Mahasti

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This article is about Iranian singer. For 12th-century poet, see Mahsati. For the contemporary novelist, see Mahasti Shahrokhi.
Mahasti
Mahasti on cover of "Weekly Ettelaat" 1699.jpg
Mahasti 1970's
Background information
Birth name Eftekhar Dadehbala
Born (1946-11-16)November 16, 1946
Tehran, Iran
Died June 25, 2007 (2007-06-26) (aged 60)
Santa Rosa, California
Genres Classical
Pop
Folk
Traditional
Occupations Singer
Years active 1963–2007
Associated acts Hayedeh

Mahasti (Persian: Mahasti‎), born Eftekhar Dadehbala (Persian: Eftexār Dadebālā‎) (November 16, 1946 - June 25, 2007), was a legendary Persian Pop and classical singer and diva and the younger sister of singer Hayedeh.

Background[edit]

Eftekhar Dadehbala (Mahasti) (November 16, 1946 - June 25, 2007) was an Iranian singer who was recognized as the "Banooye Golhaa va Delha" (Lady of hearts & flowers). She was the younger sister of another popular Iranian female singer, Hayedeh. Mahasti's voice was discovered by maestro Parviz Yahaghi, a distinguished Iranian composer and violinist. She was amongst a rare group of singers who "started" their careers on the prestigious Persian traditional music radio program Gol hâ ye Rangârang( گلهای رنگارنگ), in 1963 with the song "Ân ke Delam Râ Borde Xodâyâ"(Persian -آنكه دلم را برده خدایا) composed and arranged by maestro Parviz Yahaghi with lyrics from Bijan Taraghi. She has worked with some of the most famous Iranian composers, including Parviz Yahaghi, Habibollah Badiei, Homayoon Khorram, Asadollah Malek, Anooshiravan Rohani, Jahanbakhsh Pazooki, Hasan Shamaeizadeh, Mohammad Heidari, Jamshid Sheibani, Sadegh Nojooki, and Manoochehr Cheshmazar as well as some younger composers such as Bijan Mortazavi, Faramarz Aasef, Mehrdad Asemani, and Shadmehr Aghili.

Musical career[edit]

In the beginning, her family was reluctant to allow her to pursue a career in entertainment because it was not appreciated by Islam for women at the time in Iran. However, Mahasti overcame this stigma by providing Iran with a new image for women within the entertainment industry. She was an image of a "gentle-woman", a lady with great manners. Her enormous success in music opened the way for many other women, including her older sister, Hayedeh, who started her work about 4 years after Mahasti. The two sisters made tremendous contributions to improving the image of female singers in Iran and in making the transition of Iranian music from where it was then, to where it is now.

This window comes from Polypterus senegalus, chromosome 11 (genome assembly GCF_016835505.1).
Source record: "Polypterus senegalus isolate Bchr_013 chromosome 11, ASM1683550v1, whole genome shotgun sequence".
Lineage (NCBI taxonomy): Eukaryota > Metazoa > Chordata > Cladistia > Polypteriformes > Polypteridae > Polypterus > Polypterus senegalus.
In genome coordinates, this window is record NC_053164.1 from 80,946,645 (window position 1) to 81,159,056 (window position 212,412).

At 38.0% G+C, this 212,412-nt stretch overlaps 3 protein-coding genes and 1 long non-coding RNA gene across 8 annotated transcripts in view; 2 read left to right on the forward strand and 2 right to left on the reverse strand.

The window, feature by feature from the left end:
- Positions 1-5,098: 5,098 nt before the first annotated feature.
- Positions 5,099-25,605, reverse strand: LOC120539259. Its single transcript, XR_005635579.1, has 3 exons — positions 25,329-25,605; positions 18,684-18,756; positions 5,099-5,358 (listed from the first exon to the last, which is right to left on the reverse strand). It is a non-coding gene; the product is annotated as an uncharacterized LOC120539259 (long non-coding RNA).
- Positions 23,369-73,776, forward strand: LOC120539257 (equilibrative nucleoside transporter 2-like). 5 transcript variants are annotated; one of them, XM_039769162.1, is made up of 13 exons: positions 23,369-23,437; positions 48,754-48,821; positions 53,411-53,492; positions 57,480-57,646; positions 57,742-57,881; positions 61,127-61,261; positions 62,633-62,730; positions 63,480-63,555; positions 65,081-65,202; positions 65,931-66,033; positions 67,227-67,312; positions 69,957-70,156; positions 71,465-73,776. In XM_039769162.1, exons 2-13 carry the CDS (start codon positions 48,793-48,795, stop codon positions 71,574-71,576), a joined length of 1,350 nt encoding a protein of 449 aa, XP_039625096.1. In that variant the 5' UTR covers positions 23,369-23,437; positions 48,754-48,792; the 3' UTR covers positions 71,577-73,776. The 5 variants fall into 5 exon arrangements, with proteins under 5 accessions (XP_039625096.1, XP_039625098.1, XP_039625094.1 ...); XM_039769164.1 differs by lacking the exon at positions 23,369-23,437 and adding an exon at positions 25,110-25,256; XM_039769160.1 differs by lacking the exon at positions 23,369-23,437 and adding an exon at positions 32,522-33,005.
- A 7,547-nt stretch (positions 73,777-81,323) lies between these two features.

Mahasti's career was remarkable. In 2005, she was awarded the Persian Female Pop-Classic Vocalist of Excellence by the World Academy of Arts, Literature and Media (formerly Persian Academy Awards) for over 40 years of top performance in Persian pop music. She sang more than 400 songs, contributed to more than 200 music albums with other Persian singers, and produced more than 35 music albums in which she was the only singer. In her albums she has worked with several other singers, including Hayedeh (her sister), Sattar, Akbar Golpaygani (Golpa), Iraj (Hossein Khajeh Amiri), Mahmoodi Khansari, Aref, Moein, Shahram Solati, Faramarz Asef, Homeyra, Hasan Shamaeizadeh, and Sadegh Nojooki.

Personal life[edit]

Mahsati's parents got divorced and got married to other people. When she wanted to pursue a career of singing her parents weren't happy because of society's look upon female singers at the time. Mahasti married Kouros Nazemiyan and gave birth to her only child, Sahar. Mahasti and her family lived in Abadan for several years, finally moving back to Tehran. Her marriage with Nazemiyan ultimately ended in divorce. Nazemiyan was executed by the Revolutionary Court of the new Islamic Republic shortly after revolution. Several years later she re-married to Bahram Sanandaji, owner of a shoe factory, however their marriage also ended.

In 1978, Just before the Iranian Revolution she emigrated to the United Kingdom and then to the United States in 1981 where she lived thereafter.

Death[edit]

In March 2007, Mahasti publicly announced that she had been battling colon cancer for four years. She hoped that her experience would raise awareness within the Iranian community regarding cancer and the significance of constant physical examinations. She was then living in Santa Rosa, California with her daughter, Sahar, her husband, Naser, and their two children, Natasha and Natalie, her only grandchildren. She died at 7:52 AM on June 25, 2007 in Santa Rosa.

Mahasti was interred at the Westwood Village Memorial Park Cemetery in Westwood, California on June 29, 2007 the same cemetery where her sister Hayedeh was also buried. Her funeral was broadcast live on Persian Broadcasting Company "Tapesh" and was attended by many Persian celebrities and stars and other artists including the mayor of Beverly Hills Jimmy Delshad and designer Bijan Pakzad.

Discography[edit]

Albums[edit]

  • 1991: Bi Nava Del
  • 1991: Gol-haye Ranga-Rang
  • 1991: Sepedeh Dam
  • 1991: Ziafat
  • 1992: Album 2
  • 1992: Asir
  • 1992: Mosafer
  • 1993: Ghasam
  • 1993: Moj
  • 1994: Nameh
  • 1994: Ashofteh
  • 1994: Beganneh
  • 1994: Havay Yaar
  • 1995: Parandeha (with Leila Forouhar, Shahram Solati)
  • 1995: Hagheghat
  • 1996: Bazm Mahasty & Sattar
  • 1996: Labkhand
  • 1998: Havay Asheghi
  • 1999: Avazak
  • 1999: Hamesh Ashgh
  • 1999: Tou Bezan ta Man Beraghsam
  • 2000: Deldadeh
  • 2001: Gole Gandom (with Sattar)
  • 2003: Hamisheh Sabz
  • 2005: Az Khoda Khasteh

Singles[edit]

See also[edit]

External links[edit]